Remembering Dad

by maximusaurus

Some people are like a sunny day; warm and mild. My Dad was a thunderstorm; nourishing rain, invigorating wind, majestic thunder and brilliant lightning, all topped off with a vibrant rainbow of creativity.

He was always making something; costumes for the local theatre group, sculptures out of discarded tin or plastic, or “skate racers” for me and my brother. (Think wooden skateboards with handlebars that you knelt on and pushed along with the other leg. We drew the plans, and he made them while we were at school. That’s the kind of awesome guy he was)

His shed was rumbled and roared like a restless volcano as he worked his magic inside, eventually emerging with some wondrous new creation. My Mum was the family breadwinner, and Dad was a stay-at-home househusband. Somehow, between cleaning the house, cooking dinner, and keeping on top of my and my brother, he still found time to create. Our backyard was his portfolio, filled with giant chess pieces, mosaics, tin dragons, and earth mother figures.

Every Sunday, he would drive us to the beach and teach us how to surf. Every Thursday, when Mum was off at her committee meetings, he would buy us ice creams and show us so-bad-they’re-good sci-fi movies.

I always admired how he seemed to be able to get along with anyone. He could strike up a conversation with a complete stranger, and within a few minutes, they’d be chatting like old friends.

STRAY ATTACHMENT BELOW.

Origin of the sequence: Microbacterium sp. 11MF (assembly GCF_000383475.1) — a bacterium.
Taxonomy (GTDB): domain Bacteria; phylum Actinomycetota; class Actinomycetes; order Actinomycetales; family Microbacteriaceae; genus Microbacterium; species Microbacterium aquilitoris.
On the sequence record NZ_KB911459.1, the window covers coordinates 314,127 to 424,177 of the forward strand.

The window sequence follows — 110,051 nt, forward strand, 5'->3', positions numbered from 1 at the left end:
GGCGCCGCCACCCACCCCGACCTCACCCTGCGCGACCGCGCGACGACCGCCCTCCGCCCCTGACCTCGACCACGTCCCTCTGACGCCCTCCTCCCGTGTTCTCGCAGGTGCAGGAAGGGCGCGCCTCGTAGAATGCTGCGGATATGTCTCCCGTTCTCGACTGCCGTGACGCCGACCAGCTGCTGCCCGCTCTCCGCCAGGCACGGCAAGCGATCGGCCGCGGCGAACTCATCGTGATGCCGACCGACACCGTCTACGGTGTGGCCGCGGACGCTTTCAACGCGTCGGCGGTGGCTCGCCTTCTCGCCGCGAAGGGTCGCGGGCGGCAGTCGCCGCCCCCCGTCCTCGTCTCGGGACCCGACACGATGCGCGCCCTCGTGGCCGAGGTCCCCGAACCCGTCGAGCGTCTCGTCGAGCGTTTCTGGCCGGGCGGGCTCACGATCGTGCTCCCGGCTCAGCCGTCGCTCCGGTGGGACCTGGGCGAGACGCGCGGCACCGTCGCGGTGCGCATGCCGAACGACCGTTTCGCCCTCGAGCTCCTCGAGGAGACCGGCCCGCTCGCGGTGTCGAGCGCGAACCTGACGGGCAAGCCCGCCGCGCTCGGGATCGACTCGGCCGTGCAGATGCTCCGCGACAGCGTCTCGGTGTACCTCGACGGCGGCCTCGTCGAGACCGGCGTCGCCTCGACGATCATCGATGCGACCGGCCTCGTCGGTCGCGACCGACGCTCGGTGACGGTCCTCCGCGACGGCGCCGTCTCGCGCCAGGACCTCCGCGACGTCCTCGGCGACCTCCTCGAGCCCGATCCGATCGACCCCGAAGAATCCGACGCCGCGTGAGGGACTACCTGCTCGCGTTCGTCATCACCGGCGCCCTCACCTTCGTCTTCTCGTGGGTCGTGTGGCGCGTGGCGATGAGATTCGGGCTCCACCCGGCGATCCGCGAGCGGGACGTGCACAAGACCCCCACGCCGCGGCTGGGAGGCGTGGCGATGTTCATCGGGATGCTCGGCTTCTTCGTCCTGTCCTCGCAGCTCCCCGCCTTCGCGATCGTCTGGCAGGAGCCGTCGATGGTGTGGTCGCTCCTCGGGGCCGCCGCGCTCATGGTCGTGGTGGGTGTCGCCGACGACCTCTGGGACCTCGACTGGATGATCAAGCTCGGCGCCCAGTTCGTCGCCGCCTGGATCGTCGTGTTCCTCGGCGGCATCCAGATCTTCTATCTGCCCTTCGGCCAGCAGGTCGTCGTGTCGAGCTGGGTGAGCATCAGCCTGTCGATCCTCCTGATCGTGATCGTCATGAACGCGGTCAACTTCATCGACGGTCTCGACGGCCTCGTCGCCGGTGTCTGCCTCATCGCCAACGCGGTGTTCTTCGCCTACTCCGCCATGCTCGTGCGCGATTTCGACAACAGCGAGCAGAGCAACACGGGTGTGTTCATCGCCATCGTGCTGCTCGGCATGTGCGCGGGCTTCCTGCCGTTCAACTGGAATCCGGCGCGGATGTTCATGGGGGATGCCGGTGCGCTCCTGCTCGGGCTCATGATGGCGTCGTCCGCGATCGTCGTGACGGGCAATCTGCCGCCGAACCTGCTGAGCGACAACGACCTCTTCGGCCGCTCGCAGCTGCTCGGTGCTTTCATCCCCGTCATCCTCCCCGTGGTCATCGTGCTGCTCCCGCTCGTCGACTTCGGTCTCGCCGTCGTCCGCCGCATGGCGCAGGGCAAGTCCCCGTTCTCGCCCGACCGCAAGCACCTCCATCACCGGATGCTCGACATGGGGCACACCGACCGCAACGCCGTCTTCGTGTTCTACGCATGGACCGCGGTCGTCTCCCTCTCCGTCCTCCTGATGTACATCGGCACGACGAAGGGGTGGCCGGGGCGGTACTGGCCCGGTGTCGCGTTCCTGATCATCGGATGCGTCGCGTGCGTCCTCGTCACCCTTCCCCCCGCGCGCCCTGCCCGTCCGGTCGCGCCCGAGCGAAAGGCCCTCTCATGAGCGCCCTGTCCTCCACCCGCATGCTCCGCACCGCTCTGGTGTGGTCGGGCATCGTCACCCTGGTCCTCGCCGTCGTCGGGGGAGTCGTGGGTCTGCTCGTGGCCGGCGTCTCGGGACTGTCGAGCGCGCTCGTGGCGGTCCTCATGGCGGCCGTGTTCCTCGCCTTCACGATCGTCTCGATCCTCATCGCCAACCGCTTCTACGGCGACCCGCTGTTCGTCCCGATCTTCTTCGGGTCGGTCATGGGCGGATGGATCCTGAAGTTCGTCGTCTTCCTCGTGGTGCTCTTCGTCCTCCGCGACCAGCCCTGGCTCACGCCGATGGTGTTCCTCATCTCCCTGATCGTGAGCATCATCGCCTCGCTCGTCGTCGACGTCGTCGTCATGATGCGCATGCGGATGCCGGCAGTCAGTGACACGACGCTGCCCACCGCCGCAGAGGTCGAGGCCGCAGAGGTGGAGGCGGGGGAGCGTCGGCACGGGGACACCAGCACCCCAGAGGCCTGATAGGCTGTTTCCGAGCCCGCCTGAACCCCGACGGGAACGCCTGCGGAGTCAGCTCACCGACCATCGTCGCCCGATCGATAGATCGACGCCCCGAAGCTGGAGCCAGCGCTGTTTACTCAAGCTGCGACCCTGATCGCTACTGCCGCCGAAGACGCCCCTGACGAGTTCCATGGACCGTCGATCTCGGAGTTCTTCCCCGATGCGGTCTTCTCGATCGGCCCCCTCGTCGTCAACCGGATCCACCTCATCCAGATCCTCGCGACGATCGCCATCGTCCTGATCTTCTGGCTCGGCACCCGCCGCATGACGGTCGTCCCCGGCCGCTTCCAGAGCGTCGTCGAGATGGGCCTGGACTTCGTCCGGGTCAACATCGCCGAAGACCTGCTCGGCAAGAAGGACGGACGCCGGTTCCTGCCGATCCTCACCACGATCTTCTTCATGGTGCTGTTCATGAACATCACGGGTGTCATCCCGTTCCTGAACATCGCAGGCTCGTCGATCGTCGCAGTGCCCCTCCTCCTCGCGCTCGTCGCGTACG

Of course, it wasn’t always lollipops and unicorn farts; I had my share of arguments with him, and looking back, I think it was because he was a little Aspie himself. Many of his rules seemed arbitrary to me, and he refused to ever explain them.

So we may have had our differences, but these moments were like a few spots of burnt crust on an otherwise spectacular pizza.

When I was 19 years old, he died of a heart attack.

This happened just a few months after I was diagnosed with autism. I’ve always been thankful that he at least lived to see that day, and I hope that it helped him to understand our differences. Whether he too fell on the autism spectrum I can never know. I suspect he did, because of his intense focus on his passions and his sometimes rigid way of doing things, but these are hardly spectrum-exclusive traits, and he was never diagnosed.

I often catch myself wondering what he’d think of movies that have come out since he died, or what fantastic creations he would have gone on to produce. There are so many people who have come into my life in the last five years that I wish could have met him.

But most of all, I wonder what he’d think of me. Would he be proud? Would he want me to get a “real” full time job, or would he approve of me doing autism support and aged care volunteer work while surviving on Centrelink? Again, I can never know for sure.

What I do know is that for nineteen and a half years I was blessed with a truly wonderful father, and I’m grateful for every second we had together. Especially the time at the beach (before my OCD kicked in, for the record) that he held my head still so a blue wren could shit on it, because apparently this was “good luck”.

I love you, Dad. Thanks for everything.

Me and dad

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